Tax cuts bring up issue of widening income gap in U.S.

Congress

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Kai Ryssdal: Members of the lame-duck 111th Congress have gathered in Washington for a final few weeks of legislating. They'll wrap up whatever loose ends there are -- the loosest of which are the Bush-era tax cuts.

There are technically two sets of tax cuts passed in 2001 and 2003. Both of 'em expire in about six weeks, right at the end of the year. President Obama and many Democrats want to make lower rates permanent for low and middle-income families. But they want to let the cuts for families earning $250,000 a year or more expire.

Other than that it's a nice round number -- a quarter million dollars -- why'd they draw the line at $250,000 a year anyway?

Our Washington bureau chief John Dimsdale explains.


John Dimsdale: Every taxpayer benefited from the Bush cuts. For most middle income Americans this year, those tax cuts will add less than $1,000 to their after-tax income, according to the Tax Policy Center. But for people in the top 0.1 percent of income -- those who take in more than $2.2 million a year -- the Bush tax cuts mean an average half-million dollar windfall. Cornell economics professor Robert Frank says the Bush tax cuts increased the nation's income inequality.

Robert Frank: The higher you go up the income ladder, the bigger the savings are for the wealthy taxpayers.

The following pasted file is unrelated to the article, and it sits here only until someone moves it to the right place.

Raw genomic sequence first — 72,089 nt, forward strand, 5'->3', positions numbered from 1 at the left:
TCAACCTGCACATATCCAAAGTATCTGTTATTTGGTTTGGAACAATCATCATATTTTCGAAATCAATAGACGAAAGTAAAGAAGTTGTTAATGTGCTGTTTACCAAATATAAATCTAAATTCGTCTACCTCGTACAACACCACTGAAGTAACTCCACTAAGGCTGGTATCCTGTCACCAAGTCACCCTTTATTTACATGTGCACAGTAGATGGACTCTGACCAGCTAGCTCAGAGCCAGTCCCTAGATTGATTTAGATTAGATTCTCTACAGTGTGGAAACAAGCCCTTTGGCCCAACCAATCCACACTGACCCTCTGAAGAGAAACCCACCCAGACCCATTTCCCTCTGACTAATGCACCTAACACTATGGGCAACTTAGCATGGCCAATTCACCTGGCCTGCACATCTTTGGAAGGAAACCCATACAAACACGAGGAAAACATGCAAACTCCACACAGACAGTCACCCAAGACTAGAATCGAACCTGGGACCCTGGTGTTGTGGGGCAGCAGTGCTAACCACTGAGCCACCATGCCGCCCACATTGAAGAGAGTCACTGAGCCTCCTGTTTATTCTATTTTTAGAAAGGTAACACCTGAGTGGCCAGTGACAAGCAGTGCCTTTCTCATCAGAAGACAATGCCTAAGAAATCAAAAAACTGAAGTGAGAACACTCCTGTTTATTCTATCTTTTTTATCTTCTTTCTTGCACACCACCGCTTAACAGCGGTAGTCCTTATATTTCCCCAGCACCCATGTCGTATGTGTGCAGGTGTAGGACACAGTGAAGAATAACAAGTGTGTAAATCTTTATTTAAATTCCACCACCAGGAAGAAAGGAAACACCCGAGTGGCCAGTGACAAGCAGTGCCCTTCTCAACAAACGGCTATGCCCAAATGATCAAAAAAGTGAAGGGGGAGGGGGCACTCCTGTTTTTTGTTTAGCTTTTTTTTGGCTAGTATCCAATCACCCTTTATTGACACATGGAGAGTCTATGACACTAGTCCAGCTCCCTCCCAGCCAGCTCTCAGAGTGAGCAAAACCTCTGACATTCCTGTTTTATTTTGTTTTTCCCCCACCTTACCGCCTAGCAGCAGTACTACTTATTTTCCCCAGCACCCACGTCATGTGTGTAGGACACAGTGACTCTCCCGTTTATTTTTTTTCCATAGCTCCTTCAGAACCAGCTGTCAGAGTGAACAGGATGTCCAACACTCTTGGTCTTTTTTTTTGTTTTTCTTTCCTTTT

That's because income taxes take a relatively small bite from middle income families. They pay proportionally larger payroll taxes for Social Security and Medicare, as well as sales taxes and property taxes. Wealthy people pay a bigger percentage in income and capital gains. And those were the rates that went down during the Bush years.

John Podesta, the president of the Center for American Progress says the Obama administration is trying to reverse favoritism for the rich.

John Podesta: President Bush's obsession with just taking care of the very wealthiest Americans proved not only to be unfair, which I think it is, but it proved to be weak in terms of the economy it actually produced.

Income for the very wealthy went up 6 percent or more every year during the Bush years, while he says middle income earners lost ground. Economist Martin Sullivan with Tax Analysts says by increasing income tax rates on the families earning more than $250,000 a year, President Obama keeps tax cuts for 98 percent of all families and raises $700 billion in revenue over the next 10 years.

Martin Sullivan: I think what he is looking at is an enormous budget deficit and he is saying how can we best handle this? And when you look on tax side, those who would suffer comparatively the least are the wealthy.

Sullivan says extending the tax cuts for the rich will widen an income gap that's been growing for 30 years.

In Washington, I'm John Dimsdale for Marketplace.

About the author

As head of Marketplace’s Washington, D.C. bureau, John Dimsdale provides insightful commentary on the intersection of government and money for the entire Marketplace portfolio.

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